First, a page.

Conditional expression of SV40 T-antigen in mouse cardiomyocytes facilitates an inducible switch from proliferation to differentiation

Igor I. Rybkin, David W. Markham, Zhen Yan, Rhonda Bassel-Duby, R. Sanders Williams, Eric N. Olson

Research output: Contribution to journalArticlepeer-review

41 Scopus citations

Abstract

Studies of cardiac muscle gene expression and signaling have been hampered by the lack of immortalized cardiomyocyte cell lines capable of proliferation and irreversible withdrawal from the cell cycle. With the goal of creating such cell lines, we generated transgenic mice using cardiac-specific cis-regulatory elements from the mouse Nkx2.5 gene to drive the expression of a simian virus 40 large T-antigen (TAg) gene flanked by sites for recombination by Cre recombinase. These transgenic mice developed tumors within the ventricular myocardium. Cells isolated from these tumors expressed cardiac markers and proliferated rapidly during serial passage in culture, without apparent senescence. However, they were unable to exit the cell cycle and failed to exhibit morphological features of terminal differentiation. Introduction of Cre recombinase to these cardiac cell lines by adenoviral delivery resulted in the elimination of TAg expression, accompanied by rapid cessation of cell division, and increase in cell size without an apparent induction of cellular differentiation. Incubation of cells lacking TAg in serumdeficient media with various pharmacological agents (norepinephrine, phenylephrine, or bone morphogenetic protein-2/4) or constitutively active calcium/calmodulin-dependent protein kinase I and/or calcineurin led to the formation of sarcomeres and up-regulation of cardiac genes involved in excitation-contraction coupling. The combination of TAg expression under the control of an early cardiac promoter and Cre-mediated recombination allowed us to derive an immortal cell line from the ventricular myocardium that could be controllably withdrawn from the cell cycle. The conditional expression of TAg in this manner permits propagation and regulated growth termination of cell types that are otherwise unable to be maintained in cell culture and may have applications for cardiac repair technologies.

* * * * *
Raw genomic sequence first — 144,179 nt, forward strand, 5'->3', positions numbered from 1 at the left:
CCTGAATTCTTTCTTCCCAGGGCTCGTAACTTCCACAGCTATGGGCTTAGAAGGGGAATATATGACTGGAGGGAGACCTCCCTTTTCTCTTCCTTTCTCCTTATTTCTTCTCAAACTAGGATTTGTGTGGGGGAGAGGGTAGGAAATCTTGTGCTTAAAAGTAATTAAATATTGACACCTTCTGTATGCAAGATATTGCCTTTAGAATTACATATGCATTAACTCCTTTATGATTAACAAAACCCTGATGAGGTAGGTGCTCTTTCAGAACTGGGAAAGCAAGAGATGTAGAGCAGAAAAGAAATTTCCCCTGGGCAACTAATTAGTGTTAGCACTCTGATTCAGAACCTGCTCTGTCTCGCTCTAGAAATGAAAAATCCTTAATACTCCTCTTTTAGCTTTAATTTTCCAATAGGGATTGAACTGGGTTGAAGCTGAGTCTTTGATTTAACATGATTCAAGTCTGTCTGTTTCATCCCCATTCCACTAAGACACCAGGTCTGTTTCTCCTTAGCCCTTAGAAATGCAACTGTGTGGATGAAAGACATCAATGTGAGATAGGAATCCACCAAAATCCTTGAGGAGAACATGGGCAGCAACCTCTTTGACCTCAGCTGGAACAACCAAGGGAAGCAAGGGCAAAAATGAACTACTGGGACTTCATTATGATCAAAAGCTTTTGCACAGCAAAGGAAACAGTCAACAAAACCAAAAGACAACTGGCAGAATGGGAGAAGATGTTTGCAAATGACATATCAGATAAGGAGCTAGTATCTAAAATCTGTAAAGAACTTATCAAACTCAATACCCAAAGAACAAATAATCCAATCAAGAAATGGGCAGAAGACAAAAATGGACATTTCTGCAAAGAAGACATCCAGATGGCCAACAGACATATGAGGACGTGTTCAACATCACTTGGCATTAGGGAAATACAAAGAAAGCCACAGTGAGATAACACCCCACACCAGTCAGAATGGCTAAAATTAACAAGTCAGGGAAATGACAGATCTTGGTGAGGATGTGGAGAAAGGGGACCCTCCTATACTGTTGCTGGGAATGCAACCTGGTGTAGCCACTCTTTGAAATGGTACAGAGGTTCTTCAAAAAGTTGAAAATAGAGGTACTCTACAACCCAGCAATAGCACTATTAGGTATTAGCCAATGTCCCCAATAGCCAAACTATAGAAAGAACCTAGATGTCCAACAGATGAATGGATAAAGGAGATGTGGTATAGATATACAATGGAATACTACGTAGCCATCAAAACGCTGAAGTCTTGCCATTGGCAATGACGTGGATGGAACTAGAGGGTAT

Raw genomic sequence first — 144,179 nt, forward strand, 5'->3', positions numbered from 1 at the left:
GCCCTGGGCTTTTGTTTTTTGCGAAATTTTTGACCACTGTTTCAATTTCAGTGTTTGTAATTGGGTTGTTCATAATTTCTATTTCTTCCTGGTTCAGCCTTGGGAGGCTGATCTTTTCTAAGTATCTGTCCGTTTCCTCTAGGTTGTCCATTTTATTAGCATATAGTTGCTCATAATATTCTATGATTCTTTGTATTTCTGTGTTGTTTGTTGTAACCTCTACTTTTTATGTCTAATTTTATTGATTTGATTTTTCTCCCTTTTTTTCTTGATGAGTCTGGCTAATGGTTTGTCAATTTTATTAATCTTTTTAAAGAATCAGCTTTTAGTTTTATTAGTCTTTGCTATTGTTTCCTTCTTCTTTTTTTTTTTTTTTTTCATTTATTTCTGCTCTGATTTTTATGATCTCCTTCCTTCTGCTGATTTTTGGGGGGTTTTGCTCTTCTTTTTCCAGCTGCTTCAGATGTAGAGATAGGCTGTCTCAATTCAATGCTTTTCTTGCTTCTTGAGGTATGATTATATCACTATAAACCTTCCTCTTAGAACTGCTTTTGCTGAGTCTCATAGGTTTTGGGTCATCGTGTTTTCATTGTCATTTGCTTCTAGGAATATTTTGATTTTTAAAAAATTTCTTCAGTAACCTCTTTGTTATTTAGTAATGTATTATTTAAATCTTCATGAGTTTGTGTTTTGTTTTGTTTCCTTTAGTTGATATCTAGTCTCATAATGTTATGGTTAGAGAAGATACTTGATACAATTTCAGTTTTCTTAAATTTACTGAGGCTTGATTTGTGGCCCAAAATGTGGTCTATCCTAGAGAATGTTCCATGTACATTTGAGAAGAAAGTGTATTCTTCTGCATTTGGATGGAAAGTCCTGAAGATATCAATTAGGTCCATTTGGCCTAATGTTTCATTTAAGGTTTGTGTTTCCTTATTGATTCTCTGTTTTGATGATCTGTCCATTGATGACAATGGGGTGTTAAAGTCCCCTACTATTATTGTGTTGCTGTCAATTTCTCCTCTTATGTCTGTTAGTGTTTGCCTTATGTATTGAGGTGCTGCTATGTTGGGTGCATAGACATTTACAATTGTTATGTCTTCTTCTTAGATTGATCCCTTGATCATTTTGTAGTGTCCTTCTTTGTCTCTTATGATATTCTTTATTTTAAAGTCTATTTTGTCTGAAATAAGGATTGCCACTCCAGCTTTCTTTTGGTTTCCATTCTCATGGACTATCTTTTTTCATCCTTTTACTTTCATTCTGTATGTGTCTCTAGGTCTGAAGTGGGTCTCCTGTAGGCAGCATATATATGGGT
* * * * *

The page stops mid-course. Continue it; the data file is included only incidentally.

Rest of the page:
Original languageEnglish (US)
Pages (from-to)15927-15934
Number of pages8
JournalJournal of Biological Chemistry
Volume278
Issue number18
DOIs
StatePublished - May 2 2003

ASJC Scopus subject areas

  • Biochemistry
  • Molecular Biology
  • Cell Biology

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